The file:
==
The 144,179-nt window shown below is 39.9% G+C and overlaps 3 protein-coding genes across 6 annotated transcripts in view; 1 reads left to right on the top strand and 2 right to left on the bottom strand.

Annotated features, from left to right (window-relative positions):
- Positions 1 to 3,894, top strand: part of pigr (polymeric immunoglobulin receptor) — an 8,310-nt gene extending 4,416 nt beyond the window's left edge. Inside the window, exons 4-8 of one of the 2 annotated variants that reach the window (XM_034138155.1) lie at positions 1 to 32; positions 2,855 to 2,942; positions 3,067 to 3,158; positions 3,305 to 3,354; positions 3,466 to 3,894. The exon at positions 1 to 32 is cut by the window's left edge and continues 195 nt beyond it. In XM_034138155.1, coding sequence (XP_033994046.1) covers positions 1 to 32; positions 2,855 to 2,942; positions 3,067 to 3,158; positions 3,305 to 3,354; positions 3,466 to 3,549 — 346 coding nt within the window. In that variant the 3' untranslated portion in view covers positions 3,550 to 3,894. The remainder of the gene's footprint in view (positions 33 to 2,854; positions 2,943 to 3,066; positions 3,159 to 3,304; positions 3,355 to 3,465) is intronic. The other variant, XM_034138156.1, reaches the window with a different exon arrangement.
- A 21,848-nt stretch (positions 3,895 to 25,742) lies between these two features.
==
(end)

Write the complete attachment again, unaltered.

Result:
The 144,179-nt window shown below is 39.9% G+C and overlaps 3 protein-coding genes across 6 annotated transcripts in view; 1 reads left to right on the top strand and 2 right to left on the bottom strand.

Annotated features, from left to right (window-relative positions):
- Positions 1 to 3,894, top strand: part of pigr (polymeric immunoglobulin receptor) — an 8,310-nt gene extending 4,416 nt beyond the window's left edge. Inside the window, exons 4-8 of one of the 2 annotated variants that reach the window (XM_034138155.1) lie at positions 1 to 32; positions 2,855 to 2,942; positions 3,067 to 3,158; positions 3,305 to 3,354; positions 3,466 to 3,894. The exon at positions 1 to 32 is cut by the window's left edge and continues 195 nt beyond it. In XM_034138155.1, coding sequence (XP_033994046.1) covers positions 1 to 32; positions 2,855 to 2,942; positions 3,067 to 3,158; positions 3,305 to 3,354; positions 3,466 to 3,549 — 346 coding nt within the window. In that variant the 3' untranslated portion in view covers positions 3,550 to 3,894. The remainder of the gene's footprint in view (positions 33 to 2,854; positions 2,943 to 3,066; positions 3,159 to 3,304; positions 3,355 to 3,465) is intronic. The other variant, XM_034138156.1, reaches the window with a different exon arrangement.
- A 21,848-nt stretch (positions 3,895 to 25,742) lies between these two features.